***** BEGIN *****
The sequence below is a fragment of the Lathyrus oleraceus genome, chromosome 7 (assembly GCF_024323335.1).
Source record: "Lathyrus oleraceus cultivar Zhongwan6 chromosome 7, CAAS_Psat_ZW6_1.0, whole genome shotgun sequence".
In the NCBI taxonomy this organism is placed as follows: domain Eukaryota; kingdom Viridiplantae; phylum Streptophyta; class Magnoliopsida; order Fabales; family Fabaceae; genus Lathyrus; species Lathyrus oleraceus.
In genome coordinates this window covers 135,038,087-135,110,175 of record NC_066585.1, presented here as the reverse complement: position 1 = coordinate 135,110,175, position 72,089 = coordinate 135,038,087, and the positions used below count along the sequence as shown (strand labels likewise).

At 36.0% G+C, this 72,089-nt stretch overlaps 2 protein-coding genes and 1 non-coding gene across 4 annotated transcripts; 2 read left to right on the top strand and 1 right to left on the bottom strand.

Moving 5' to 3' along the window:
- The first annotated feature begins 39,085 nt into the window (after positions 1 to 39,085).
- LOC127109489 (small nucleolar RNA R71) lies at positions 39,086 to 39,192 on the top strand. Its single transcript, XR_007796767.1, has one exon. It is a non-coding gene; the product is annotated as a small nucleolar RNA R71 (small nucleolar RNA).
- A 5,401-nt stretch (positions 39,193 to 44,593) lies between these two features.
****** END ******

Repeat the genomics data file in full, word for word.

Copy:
The sequence below is a fragment of the Lathyrus oleraceus genome, chromosome 7 (assembly GCF_024323335.1).
Source record: "Lathyrus oleraceus cultivar Zhongwan6 chromosome 7, CAAS_Psat_ZW6_1.0, whole genome shotgun sequence".
In the NCBI taxonomy this organism is placed as follows: domain Eukaryota; kingdom Viridiplantae; phylum Streptophyta; class Magnoliopsida; order Fabales; family Fabaceae; genus Lathyrus; species Lathyrus oleraceus.
In genome coordinates this window covers 135,038,087-135,110,175 of record NC_066585.1, presented here as the reverse complement: position 1 = coordinate 135,110,175, position 72,089 = coordinate 135,038,087, and the positions used below count along the sequence as shown (strand labels likewise).

At 36.0% G+C, this 72,089-nt stretch overlaps 2 protein-coding genes and 1 non-coding gene across 4 annotated transcripts; 2 read left to right on the top strand and 1 right to left on the bottom strand.

Moving 5' to 3' along the window:
- The first annotated feature begins 39,085 nt into the window (after positions 1 to 39,085).
- LOC127109489 (small nucleolar RNA R71) lies at positions 39,086 to 39,192 on the top strand. Its single transcript, XR_007796767.1, has one exon. It is a non-coding gene; the product is annotated as a small nucleolar RNA R71 (small nucleolar RNA).
- A 5,401-nt stretch (positions 39,193 to 44,593) lies between these two features.